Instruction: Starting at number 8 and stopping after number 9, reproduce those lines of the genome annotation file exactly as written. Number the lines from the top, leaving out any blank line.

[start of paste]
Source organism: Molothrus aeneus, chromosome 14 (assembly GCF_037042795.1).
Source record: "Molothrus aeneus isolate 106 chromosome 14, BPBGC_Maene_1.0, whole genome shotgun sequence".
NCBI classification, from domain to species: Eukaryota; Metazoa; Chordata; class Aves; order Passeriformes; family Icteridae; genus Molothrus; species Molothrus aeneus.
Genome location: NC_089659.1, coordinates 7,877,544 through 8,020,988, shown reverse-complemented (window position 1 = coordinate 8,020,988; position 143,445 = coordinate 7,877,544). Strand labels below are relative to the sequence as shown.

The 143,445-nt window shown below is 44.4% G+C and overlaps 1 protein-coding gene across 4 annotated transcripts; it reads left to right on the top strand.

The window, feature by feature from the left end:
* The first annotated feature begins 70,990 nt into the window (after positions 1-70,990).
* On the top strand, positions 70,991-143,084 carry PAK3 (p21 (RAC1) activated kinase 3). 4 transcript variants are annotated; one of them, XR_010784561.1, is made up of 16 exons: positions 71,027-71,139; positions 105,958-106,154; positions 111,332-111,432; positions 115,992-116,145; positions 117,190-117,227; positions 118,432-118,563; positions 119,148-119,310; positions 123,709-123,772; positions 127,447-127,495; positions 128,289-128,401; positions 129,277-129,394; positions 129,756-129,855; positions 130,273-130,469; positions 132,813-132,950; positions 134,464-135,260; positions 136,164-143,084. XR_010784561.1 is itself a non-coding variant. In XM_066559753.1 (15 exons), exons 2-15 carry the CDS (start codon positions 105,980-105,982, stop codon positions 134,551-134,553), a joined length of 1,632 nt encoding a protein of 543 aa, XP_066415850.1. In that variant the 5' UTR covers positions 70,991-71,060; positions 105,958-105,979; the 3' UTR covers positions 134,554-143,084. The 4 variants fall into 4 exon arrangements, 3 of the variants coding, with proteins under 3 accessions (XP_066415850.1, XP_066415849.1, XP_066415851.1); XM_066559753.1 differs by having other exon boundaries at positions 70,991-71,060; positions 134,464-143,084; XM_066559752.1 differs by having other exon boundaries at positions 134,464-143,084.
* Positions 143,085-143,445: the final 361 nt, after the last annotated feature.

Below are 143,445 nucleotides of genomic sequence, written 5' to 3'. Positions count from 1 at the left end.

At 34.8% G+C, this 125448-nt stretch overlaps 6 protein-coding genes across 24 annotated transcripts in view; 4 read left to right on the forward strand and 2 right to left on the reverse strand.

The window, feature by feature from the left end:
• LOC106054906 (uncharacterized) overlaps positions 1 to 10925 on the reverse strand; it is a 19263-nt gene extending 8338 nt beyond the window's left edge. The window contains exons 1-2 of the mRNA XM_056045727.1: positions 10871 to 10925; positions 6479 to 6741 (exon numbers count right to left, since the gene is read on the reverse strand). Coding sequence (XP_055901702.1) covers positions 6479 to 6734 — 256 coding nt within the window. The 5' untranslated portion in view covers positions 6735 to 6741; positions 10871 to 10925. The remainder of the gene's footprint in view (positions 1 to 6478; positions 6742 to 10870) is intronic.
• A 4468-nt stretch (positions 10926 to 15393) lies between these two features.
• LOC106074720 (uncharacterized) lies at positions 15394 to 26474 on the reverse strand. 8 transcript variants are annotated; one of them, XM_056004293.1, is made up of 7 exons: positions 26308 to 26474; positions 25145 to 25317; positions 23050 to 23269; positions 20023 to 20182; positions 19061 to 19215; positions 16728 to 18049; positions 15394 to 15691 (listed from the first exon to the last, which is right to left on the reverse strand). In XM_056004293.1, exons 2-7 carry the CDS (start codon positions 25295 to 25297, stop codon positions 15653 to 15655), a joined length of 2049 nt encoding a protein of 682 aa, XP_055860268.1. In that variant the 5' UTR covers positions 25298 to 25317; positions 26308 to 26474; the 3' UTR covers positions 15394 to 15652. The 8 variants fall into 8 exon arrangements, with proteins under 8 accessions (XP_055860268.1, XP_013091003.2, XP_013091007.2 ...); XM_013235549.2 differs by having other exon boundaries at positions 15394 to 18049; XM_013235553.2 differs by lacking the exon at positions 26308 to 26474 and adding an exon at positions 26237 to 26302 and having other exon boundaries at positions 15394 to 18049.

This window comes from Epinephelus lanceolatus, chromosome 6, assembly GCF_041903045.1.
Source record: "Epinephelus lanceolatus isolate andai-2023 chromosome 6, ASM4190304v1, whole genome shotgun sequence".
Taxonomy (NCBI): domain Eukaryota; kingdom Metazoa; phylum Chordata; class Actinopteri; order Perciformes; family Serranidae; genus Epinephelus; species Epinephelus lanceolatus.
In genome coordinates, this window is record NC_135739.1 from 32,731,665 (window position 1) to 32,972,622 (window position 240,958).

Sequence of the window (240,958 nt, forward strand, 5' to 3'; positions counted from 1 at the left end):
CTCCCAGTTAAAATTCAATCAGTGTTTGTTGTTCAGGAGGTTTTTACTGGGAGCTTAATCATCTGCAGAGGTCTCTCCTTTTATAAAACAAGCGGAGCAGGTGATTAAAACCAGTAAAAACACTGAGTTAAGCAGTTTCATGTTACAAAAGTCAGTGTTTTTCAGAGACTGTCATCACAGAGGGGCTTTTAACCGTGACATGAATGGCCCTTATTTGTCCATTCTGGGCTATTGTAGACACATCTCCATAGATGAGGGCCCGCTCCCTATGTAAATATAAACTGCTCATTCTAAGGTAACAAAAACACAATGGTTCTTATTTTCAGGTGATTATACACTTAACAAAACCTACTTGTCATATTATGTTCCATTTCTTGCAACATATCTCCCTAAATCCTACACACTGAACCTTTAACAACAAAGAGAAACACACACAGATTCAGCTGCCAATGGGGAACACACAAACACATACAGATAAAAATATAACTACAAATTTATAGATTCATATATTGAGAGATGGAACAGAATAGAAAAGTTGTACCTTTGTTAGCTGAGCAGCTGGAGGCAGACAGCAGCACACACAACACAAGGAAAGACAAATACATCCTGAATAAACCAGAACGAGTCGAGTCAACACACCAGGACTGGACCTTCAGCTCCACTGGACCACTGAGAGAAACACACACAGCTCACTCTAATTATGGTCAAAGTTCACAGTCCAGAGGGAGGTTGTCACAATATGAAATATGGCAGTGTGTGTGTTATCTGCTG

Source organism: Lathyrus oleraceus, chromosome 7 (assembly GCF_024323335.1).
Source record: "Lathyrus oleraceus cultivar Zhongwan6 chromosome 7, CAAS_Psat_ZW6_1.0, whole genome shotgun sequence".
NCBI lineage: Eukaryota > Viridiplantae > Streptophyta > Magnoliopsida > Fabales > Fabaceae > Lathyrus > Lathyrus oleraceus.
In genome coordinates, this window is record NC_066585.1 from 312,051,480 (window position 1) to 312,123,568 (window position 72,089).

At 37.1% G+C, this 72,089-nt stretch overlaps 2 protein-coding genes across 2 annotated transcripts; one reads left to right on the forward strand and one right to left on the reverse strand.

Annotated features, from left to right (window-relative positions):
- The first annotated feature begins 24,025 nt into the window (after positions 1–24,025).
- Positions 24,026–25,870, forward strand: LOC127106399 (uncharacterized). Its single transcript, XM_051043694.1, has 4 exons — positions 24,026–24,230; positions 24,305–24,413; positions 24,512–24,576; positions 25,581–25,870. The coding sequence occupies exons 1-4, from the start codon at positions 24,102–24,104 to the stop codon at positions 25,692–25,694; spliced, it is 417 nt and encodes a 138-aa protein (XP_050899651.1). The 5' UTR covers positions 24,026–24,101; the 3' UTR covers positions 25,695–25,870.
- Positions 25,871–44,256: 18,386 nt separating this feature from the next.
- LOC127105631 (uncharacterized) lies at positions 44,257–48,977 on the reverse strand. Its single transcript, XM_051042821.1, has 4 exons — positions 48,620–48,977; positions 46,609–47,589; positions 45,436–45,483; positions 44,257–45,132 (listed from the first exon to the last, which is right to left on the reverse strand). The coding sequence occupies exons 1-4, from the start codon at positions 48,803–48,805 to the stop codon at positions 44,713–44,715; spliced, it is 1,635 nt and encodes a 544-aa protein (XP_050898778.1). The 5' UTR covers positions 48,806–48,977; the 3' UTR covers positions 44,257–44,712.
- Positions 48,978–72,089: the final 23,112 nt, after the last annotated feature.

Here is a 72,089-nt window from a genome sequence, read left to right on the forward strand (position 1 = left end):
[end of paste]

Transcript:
* On the top strand, positions 70,991-143,084 carry PAK3 (p21 (RAC1) activated kinase 3). 4 transcript variants are annotated; one of them, XR_010784561.1, is made up of 16 exons: positions 71,027-71,139; positions 105,958-106,154; positions 111,332-111,432; positions 115,992-116,145; positions 117,190-117,227; positions 118,432-118,563; positions 119,148-119,310; positions 123,709-123,772; positions 127,447-127,495; positions 128,289-128,401; positions 129,277-129,394; positions 129,756-129,855; positions 130,273-130,469; positions 132,813-132,950; positions 134,464-135,260; positions 136,164-143,084. XR_010784561.1 is itself a non-coding variant. In XM_066559753.1 (15 exons), exons 2-15 carry the CDS (start codon positions 105,980-105,982, stop codon positions 134,551-134,553), a joined length of 1,632 nt encoding a protein of 543 aa, XP_066415850.1. In that variant the 5' UTR covers positions 70,991-71,060; positions 105,958-105,979; the 3' UTR covers positions 134,554-143,084. The 4 variants fall into 4 exon arrangements, 3 of the variants coding, with proteins under 3 accessions (XP_066415850.1, XP_066415849.1, XP_066415851.1); XM_066559753.1 differs by having other exon boundaries at positions 70,991-71,060; positions 134,464-143,084; XM_066559752.1 differs by having other exon boundaries at positions 134,464-143,084.
* Positions 143,085-143,445: the final 361 nt, after the last annotated feature.